Ask the CFP® – Why Are POAs Important and How Do They Work?


Hello everyone and welcome to this month’s Ask the CFP® segment. This month’s question is, Why are POAs important and how do they work?”

A power of attorney – or POA is a legally binding document that allows you to appoint someone to manage your affairs under specified conditions.

Typically, medical POAs are structured to go into effect if you become physically or mentally incapacitated, or if you are temporarily unable to make your own medical decisions. For this reason, they are often paired with a Health Care Directive that provides basic guidelines for the “life-prolonging” care you do or do not want to receive, as well as your wishes regarding being an organ donor.

While we typically think about medical POAs in regard to aging parents, it’s equally important that adults of any age have a medical POA. Even college students should consider having a POA and a HIPPA release on file with their university’s health services, as well as with their doctors. If there’s an emergency while your child is away at college, this will expedite your receiving medical information and making decisions on your child’s behalf. Remember, once your child is legally an adult, this is no longer a given.

A Financial POA allows someone you designate to help manage your finances, investments, and property. This power can be granted even if you are not incapacitated – for example, elderly parents frequently want their children to be able to help pay their bills and manage their finances. This does not replace a will or trust because the POA expires upon death.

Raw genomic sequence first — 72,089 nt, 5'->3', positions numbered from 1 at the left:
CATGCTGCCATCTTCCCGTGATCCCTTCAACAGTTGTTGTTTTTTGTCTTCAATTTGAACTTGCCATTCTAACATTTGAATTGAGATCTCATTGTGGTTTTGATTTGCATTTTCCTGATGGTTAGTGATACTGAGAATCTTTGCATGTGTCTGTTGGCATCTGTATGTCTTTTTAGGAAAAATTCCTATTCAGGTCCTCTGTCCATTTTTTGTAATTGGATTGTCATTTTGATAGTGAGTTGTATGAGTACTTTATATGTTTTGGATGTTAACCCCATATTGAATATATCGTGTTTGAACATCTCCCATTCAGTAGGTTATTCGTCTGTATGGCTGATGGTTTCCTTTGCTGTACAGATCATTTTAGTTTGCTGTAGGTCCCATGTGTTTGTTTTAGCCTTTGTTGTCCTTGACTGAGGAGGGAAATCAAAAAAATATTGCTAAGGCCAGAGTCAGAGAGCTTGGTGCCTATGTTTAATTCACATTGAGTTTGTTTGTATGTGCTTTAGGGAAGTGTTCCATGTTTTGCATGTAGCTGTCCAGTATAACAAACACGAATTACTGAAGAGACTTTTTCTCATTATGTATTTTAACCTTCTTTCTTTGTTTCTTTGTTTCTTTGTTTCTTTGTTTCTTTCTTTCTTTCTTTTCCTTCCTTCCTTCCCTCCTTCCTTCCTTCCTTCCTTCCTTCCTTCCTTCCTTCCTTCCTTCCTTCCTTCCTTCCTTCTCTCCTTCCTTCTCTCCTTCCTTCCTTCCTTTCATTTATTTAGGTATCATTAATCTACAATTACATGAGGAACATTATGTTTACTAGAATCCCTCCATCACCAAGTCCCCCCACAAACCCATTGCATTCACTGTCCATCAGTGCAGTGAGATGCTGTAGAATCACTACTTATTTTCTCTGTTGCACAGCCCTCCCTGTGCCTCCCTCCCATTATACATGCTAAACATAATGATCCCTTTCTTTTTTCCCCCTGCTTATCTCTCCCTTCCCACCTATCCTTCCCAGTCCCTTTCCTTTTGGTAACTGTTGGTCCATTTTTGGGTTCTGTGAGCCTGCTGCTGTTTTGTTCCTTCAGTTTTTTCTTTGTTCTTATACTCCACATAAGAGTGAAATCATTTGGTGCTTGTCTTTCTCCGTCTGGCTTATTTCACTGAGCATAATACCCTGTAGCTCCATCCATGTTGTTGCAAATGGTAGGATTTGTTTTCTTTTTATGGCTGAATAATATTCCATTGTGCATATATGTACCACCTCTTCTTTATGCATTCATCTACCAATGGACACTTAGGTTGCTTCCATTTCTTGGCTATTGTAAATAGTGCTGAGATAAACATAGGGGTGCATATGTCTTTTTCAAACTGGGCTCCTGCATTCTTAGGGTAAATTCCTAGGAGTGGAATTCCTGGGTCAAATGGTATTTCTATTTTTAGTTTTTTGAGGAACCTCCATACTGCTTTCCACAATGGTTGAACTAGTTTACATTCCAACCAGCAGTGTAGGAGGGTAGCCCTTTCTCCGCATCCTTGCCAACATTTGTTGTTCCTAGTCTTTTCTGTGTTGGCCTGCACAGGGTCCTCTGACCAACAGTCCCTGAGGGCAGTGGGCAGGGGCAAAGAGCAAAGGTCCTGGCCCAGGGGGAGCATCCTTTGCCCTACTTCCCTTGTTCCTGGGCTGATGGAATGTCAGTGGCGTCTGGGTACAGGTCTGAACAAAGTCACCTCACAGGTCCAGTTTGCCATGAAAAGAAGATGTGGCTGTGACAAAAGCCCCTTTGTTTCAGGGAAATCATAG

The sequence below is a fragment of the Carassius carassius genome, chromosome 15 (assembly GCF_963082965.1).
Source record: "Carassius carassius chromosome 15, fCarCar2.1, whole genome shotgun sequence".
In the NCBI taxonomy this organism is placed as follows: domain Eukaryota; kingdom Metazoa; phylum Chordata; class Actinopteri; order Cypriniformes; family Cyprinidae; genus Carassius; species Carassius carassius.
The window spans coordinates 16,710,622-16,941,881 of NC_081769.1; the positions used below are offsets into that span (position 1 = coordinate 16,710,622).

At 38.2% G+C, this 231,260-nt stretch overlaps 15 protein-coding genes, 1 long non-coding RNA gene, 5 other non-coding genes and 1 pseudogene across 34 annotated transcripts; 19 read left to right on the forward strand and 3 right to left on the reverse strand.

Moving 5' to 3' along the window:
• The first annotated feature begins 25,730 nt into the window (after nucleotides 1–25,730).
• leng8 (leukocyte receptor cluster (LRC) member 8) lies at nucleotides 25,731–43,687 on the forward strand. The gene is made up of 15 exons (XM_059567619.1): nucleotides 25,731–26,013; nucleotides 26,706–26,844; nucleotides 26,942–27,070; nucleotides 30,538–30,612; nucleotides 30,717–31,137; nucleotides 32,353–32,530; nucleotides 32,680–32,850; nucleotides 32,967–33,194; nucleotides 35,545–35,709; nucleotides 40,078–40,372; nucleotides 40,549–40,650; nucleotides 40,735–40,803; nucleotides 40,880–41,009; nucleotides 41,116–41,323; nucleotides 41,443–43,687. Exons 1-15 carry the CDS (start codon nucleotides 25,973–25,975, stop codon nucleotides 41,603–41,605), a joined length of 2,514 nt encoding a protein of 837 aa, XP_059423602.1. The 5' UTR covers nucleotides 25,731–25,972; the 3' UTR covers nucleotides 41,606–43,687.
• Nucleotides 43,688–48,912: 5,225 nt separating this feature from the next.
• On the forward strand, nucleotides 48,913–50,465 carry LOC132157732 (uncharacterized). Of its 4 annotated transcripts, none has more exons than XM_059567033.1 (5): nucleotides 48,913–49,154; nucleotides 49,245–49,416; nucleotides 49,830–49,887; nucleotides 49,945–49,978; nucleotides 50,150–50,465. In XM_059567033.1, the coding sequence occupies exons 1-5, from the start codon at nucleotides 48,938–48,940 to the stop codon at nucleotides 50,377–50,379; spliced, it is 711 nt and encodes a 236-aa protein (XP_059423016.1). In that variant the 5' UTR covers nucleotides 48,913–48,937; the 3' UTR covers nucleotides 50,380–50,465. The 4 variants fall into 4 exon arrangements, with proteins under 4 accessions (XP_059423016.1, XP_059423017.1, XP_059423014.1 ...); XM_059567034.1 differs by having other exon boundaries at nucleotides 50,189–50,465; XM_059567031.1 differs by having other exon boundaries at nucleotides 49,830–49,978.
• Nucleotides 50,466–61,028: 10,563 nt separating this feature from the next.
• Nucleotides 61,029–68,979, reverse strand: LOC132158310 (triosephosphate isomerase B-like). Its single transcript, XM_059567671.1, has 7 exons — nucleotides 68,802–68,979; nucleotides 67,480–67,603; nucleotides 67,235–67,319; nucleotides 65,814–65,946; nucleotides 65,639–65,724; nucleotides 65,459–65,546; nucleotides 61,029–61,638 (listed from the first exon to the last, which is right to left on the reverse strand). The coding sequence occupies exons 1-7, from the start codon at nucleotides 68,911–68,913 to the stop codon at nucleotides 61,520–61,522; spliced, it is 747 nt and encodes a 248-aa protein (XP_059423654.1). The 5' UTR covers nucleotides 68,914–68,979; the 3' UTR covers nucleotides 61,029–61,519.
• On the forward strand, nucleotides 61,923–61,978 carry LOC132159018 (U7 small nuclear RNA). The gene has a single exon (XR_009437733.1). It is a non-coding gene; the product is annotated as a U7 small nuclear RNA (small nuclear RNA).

When choosing your “attorneys-in-fact” for medical and financial matters, consider whether the people you are appointing would be willing and emotionally capable of carrying out your wishes. Financial POAs obviously need to be people you trust with your assets.

Consider designating a primary person, as well as two alternates. While it’s tempting to appoint your significant other or children, if you all frequently travel together, it’s a good idea to also include an alternate. Revisit your POA choices every few years, as it may be time to remove an aging parent, add a child who is now an adult, or replace a friend that you are no longer close to.

This is essential – make sure you tell the people you designate as your P-O-A and discuss your wishes with them! Additionally, give copies of the notarized POA to your doctors, attorney, and make sure your loved ones know where to find the documents in the event of an emergency.

If you are designated as someone’s POA, make sure you have straightforward conversations regularly, so you don’t have to make assumptions or guess their wishes.

Note that although durable POAs are most common, general POAs can also be granted for a defined amount of time and CEASE if you die or become physically or mentally incompetent.

Everyone needs a POA – including you! Creating one is not difficult, so don’t procrastinate!

If you have a question about this topic or have a question for a future video, please send it to kluetters­­ Thanks for watching and we’ll see you next month.


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